A group hoping to get voter support for a constitutional amendment requiring Nevada lawmakers to fund education before other parts of the state budget has qualified its proposal for the November ballot.
The Education First initiative, calling for Nevada lawmakers to fund education before other state programs, turned in 83,046 signatures in 15 counties, and Secretary of State Dean Heller said Wednesday that 64,193 signatures from 14 of those counties were valid.
The minimum requirement was for at least 51,337 signatures of registered voters, from at least 13 of the state's 17 counties, to qualify for the Nov. 2 election.
The initiative didn't qualify in Douglas County, and no petitions were turned in to election officials in Elko and Nye counties.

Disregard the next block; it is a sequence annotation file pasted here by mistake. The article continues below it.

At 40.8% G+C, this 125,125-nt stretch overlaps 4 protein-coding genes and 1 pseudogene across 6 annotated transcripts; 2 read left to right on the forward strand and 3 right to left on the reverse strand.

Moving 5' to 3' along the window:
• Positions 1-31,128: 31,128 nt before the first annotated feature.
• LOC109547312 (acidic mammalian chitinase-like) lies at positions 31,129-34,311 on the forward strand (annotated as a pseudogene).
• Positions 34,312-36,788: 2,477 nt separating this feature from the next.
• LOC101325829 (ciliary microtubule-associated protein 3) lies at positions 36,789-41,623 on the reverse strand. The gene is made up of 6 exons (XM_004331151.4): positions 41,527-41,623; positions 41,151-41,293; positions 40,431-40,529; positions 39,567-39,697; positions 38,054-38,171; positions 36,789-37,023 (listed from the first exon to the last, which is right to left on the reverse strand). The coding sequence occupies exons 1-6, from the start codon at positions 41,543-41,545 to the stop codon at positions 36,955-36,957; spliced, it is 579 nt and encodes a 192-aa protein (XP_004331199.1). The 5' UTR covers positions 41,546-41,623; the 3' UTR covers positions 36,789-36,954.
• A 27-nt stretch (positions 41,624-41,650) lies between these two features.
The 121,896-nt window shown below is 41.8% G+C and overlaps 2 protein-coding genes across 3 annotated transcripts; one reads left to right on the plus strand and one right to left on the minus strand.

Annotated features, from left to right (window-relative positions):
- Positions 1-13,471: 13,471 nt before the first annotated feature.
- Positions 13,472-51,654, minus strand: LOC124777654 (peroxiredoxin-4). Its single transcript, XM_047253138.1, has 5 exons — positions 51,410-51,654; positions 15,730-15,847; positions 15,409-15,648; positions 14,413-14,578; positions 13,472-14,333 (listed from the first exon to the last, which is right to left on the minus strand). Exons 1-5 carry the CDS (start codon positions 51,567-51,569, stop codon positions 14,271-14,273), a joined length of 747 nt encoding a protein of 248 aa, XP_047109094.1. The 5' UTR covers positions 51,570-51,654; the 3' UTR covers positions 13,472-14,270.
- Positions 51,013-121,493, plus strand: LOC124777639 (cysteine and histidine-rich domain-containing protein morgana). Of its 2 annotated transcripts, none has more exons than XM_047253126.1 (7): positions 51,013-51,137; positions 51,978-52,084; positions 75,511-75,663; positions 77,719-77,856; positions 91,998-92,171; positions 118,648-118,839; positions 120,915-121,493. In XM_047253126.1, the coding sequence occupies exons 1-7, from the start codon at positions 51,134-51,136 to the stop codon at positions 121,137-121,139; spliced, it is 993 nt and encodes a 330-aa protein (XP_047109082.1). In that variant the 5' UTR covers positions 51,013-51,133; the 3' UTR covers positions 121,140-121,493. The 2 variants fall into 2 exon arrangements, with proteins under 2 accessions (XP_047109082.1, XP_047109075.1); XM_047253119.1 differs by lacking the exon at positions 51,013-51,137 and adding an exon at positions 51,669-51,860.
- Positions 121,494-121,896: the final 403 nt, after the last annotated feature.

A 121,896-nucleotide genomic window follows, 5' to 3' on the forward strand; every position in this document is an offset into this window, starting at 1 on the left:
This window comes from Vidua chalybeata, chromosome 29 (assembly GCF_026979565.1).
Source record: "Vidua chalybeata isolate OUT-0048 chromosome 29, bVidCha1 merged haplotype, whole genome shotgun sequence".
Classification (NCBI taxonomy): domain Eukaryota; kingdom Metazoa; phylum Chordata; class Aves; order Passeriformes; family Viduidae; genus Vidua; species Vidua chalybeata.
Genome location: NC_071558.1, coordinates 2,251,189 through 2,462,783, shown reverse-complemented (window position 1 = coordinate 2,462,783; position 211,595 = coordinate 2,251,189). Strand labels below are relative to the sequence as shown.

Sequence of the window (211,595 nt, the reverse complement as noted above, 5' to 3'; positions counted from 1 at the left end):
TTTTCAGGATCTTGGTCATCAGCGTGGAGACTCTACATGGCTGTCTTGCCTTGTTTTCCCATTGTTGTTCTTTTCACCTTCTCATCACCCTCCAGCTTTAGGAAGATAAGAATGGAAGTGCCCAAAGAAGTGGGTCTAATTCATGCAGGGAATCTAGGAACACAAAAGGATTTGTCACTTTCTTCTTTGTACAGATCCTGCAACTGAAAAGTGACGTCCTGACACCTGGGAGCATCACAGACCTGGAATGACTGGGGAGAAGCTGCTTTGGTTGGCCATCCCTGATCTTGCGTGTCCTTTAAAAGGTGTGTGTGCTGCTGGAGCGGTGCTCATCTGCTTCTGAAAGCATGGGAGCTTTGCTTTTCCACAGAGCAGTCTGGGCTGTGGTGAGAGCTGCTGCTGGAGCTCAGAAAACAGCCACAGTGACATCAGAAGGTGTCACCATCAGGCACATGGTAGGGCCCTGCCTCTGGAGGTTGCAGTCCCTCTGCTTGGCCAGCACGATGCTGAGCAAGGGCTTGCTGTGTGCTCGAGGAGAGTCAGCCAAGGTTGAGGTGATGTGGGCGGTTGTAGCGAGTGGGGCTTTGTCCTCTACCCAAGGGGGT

The initiative is being pushed by Rep. Jim Gibbons, R-Nev., and his wife, state Assemblywoman Dawn Gibbons, R-Reno, who expressed outrage over the last legislative session when Democrats and Republicans accused each other of holding education funding hostage in a dispute over tax increases.
A second group is pushing an initiative calling for Nevada schools to be funded at or above the national average. That group is led by the Nevada State Education Association.
If both initiatives are validated, voters must approve them in November and again in 2006 before they can amend the Nevada Constitution.
The NSEA proposal is among six initiative petitions still being validated by election officials around the state.
Designed by Gray Digital Media